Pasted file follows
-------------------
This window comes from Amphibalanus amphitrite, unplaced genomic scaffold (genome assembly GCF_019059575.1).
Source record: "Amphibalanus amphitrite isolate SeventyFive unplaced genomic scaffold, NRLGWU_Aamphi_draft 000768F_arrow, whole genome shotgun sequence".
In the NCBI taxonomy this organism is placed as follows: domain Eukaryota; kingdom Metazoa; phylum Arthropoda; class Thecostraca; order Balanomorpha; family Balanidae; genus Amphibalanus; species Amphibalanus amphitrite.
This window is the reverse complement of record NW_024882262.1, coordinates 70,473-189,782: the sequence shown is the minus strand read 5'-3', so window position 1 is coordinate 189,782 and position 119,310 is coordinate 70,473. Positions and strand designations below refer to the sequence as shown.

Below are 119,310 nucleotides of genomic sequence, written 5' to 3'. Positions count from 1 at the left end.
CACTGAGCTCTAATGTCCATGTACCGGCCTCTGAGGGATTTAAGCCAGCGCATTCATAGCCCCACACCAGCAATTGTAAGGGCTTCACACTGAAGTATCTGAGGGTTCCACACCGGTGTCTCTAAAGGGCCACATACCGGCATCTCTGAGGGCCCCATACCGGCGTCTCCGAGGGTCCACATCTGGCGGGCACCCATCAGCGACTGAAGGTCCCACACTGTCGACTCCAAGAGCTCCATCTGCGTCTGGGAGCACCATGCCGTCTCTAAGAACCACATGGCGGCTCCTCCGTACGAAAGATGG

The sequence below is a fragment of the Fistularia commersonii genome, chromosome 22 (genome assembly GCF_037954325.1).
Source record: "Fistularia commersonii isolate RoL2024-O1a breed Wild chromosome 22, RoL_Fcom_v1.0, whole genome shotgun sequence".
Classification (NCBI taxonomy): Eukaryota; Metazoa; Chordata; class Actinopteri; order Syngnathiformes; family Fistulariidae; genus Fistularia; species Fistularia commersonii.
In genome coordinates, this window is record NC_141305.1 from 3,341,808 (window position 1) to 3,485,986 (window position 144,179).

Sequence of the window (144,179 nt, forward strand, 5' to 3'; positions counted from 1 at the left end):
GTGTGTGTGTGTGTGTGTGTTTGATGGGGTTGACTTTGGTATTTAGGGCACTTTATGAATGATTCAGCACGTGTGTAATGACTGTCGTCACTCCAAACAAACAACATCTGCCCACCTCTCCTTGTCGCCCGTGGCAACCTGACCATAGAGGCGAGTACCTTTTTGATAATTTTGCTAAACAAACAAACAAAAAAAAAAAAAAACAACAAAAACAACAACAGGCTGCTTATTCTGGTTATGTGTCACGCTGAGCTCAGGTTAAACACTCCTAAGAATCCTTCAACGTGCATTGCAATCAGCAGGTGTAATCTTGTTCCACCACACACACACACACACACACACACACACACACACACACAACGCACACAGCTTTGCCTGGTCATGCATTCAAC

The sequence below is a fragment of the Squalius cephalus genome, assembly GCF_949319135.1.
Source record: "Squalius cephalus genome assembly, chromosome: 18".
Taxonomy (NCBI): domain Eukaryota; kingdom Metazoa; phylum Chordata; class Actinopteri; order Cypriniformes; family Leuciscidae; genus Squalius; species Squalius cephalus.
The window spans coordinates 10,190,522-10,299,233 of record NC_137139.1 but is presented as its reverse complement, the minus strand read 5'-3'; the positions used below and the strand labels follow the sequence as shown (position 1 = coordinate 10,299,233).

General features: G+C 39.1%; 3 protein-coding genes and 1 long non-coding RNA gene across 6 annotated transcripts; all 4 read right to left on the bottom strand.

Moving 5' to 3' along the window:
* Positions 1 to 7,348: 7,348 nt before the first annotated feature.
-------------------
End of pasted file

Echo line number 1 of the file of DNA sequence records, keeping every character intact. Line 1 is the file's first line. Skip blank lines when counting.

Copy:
This window comes from Amphibalanus amphitrite, unplaced genomic scaffold (genome assembly GCF_019059575.1).